In 2020–21, there were about 244,000 Indigenous‑specific health checks provided to about 237,000 Aboriginal and Torres Strait Islander people (Figure 1). The minimum time allowed between checks is 9 months, and so people can receive more than 1 health check in a year. Data from the Indigenous primary health care national Key Performance Indicators (nKPIs) data collection suggest that GPs at Aboriginal Community Controlled Health Organisations conduct nearly half of all Indigenous‑specific health checks despite only making up about 1.8% of fulltime-equivalent general practitioners (GPs) (See Indigenous‑specific health checks, AIHW 2021).
Between 2010–11 and 2018–19, the number of Indigenous Australians receiving a health check more than tripled – from about 71,000 to 241,000 patients. For the first time in 9 years, the number of health check patients decreased during the COVID‑19 pandemic (See Impacts of COVID-19 on data, AIHW 2021). The number of people who received a health check first dropped slightly in 2019–20 (by about 2,200 patients or 1% since 2018–19), and then dropped again in 2020–21 by a similar number (about 2,200 patients or 1% since 2019–20) (Figure 1).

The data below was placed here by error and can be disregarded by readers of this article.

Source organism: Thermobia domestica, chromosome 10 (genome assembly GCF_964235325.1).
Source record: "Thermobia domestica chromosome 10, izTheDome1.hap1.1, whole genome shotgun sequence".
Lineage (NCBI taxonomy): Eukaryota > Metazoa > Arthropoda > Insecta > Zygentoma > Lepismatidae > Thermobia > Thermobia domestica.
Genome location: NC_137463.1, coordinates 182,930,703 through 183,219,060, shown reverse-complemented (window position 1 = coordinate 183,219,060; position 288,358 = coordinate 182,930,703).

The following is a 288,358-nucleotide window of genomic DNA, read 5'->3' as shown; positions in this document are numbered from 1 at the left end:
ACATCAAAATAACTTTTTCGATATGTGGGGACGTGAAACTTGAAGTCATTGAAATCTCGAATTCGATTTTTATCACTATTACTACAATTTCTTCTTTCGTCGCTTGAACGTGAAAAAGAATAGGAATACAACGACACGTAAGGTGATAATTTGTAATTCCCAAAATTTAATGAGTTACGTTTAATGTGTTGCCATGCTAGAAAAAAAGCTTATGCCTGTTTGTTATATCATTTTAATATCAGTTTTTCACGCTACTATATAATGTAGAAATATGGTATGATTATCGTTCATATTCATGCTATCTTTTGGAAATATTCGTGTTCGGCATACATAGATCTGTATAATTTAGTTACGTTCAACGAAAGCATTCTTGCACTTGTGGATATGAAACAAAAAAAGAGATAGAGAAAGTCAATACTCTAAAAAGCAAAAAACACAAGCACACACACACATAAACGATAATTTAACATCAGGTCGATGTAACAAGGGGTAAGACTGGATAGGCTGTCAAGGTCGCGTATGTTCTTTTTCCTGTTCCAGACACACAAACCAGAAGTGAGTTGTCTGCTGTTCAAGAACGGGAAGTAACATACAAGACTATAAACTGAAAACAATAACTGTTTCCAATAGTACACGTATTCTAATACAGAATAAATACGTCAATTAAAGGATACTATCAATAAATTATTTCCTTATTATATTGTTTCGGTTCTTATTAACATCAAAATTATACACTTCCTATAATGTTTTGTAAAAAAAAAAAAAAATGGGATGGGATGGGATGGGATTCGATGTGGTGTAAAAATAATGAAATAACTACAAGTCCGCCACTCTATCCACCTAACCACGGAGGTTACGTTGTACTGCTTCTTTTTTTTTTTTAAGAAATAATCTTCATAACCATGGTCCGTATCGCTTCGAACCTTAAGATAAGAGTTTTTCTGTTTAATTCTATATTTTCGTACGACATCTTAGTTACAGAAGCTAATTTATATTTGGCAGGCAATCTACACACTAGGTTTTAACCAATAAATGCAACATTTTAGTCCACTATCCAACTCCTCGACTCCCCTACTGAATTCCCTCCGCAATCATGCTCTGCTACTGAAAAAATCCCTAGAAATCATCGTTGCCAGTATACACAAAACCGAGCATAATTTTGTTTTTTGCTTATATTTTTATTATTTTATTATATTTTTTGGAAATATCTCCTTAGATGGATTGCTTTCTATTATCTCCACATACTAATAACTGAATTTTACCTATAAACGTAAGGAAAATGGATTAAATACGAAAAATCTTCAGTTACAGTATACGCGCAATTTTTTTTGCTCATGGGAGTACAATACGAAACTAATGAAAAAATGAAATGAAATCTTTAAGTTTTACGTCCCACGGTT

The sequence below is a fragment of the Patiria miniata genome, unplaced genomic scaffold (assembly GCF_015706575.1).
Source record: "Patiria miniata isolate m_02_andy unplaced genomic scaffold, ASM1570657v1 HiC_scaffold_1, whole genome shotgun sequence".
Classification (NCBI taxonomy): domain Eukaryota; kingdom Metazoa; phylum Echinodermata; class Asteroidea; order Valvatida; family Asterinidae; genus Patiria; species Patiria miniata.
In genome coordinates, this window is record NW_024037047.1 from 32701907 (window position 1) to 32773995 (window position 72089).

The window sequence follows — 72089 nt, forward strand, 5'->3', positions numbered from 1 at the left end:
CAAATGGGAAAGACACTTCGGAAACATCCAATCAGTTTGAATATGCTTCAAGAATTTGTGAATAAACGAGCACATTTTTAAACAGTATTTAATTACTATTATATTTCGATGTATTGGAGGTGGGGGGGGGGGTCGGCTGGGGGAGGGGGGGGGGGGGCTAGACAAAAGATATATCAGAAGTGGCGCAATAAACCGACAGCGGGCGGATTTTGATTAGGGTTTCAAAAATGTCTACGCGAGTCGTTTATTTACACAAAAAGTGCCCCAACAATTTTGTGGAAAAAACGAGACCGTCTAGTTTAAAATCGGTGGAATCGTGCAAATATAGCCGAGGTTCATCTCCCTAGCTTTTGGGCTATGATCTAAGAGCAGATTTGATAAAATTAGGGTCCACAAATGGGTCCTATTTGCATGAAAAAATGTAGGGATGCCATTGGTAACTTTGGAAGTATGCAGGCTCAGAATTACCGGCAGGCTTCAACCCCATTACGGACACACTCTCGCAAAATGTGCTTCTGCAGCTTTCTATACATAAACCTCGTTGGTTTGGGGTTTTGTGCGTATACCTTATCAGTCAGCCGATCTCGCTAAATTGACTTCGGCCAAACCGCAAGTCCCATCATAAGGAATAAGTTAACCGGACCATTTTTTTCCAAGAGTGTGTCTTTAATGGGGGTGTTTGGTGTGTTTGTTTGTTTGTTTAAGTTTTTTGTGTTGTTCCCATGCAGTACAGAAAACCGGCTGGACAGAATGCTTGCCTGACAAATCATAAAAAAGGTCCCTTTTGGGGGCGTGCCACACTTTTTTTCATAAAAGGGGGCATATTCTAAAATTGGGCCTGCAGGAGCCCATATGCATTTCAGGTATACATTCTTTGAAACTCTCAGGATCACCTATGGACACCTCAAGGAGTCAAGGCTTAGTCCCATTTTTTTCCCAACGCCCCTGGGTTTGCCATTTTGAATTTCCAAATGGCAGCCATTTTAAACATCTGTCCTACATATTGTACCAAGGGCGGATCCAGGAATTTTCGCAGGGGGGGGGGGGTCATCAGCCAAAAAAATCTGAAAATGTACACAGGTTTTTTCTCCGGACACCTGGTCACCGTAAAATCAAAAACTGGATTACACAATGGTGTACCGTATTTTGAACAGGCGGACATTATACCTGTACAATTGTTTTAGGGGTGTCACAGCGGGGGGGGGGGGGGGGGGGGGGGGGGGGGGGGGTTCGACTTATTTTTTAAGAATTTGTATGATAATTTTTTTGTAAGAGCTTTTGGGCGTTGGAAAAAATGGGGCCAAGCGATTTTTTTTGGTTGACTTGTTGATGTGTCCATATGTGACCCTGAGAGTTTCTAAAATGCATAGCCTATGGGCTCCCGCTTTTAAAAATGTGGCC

Telehealth MBS items were introduced in 2020, in response to COVID‑19 and associated restrictions (Department of Health 2020). 12,000 Indigenous‑specific health checks were conducted via telehealth in 2020–21, equating to 5% of all health checks in the financial year. The number of patients who received a health check via telehealth in 2020–21 was greater than in 2019–20 (12,000 compared with 10,000), but it is important to note that telehealth items were only available for 3–4 months in 2019–20 (Figure 1).
Figure 1: Number of Indigenous‑specific health check patients and services by sex and telehealth status, 2010–11 to 2020–21